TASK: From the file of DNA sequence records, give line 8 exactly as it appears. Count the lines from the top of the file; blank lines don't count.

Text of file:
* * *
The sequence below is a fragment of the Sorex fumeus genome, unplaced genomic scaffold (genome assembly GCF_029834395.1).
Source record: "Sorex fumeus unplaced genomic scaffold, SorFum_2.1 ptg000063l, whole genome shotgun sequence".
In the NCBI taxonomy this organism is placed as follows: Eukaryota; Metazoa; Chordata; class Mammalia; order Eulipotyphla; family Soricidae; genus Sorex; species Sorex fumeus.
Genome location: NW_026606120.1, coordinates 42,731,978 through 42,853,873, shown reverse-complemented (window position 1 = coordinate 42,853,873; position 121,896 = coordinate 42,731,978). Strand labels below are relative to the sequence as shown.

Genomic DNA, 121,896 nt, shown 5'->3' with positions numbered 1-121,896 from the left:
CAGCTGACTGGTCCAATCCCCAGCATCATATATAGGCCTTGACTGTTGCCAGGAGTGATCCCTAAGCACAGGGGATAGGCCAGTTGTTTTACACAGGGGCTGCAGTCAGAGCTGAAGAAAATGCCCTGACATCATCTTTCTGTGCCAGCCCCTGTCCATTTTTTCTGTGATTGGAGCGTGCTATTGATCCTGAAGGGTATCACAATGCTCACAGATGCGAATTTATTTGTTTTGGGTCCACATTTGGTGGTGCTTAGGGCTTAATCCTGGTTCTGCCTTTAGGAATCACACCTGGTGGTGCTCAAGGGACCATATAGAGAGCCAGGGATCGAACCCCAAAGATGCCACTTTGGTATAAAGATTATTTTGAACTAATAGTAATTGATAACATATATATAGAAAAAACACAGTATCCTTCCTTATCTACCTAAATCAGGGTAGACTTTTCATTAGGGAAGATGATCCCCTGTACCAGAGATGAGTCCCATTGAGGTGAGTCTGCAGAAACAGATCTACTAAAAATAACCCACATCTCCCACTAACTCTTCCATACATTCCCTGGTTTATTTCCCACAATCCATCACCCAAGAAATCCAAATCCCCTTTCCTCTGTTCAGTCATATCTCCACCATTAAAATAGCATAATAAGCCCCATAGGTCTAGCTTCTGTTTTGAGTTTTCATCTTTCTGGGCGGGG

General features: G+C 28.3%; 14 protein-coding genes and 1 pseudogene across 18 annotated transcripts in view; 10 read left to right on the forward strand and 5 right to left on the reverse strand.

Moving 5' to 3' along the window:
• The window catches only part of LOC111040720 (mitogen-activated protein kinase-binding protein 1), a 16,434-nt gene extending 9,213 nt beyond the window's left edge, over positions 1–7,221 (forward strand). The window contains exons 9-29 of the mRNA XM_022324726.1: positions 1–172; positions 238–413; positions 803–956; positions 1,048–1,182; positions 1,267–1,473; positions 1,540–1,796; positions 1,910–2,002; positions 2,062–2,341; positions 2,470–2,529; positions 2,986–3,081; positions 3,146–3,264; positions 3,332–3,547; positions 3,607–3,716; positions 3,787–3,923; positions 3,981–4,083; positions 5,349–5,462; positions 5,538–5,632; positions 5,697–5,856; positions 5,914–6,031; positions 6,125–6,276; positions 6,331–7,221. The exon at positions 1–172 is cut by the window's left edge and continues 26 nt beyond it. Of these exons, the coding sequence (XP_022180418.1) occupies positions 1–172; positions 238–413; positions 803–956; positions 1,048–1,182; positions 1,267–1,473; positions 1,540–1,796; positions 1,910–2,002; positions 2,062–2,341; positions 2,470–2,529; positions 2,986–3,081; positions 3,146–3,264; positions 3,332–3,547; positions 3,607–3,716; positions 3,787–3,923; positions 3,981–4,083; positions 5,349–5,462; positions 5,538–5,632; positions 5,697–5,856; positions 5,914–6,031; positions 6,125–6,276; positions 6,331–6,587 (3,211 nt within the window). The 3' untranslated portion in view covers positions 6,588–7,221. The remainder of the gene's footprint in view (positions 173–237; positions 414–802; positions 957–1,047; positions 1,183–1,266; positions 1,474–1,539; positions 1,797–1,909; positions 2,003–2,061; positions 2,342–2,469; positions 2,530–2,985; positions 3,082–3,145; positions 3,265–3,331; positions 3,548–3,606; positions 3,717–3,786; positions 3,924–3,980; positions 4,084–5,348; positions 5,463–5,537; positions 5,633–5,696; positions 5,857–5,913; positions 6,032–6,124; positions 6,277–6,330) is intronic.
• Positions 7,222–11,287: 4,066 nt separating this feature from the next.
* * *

Moving 5' to 3' along the window: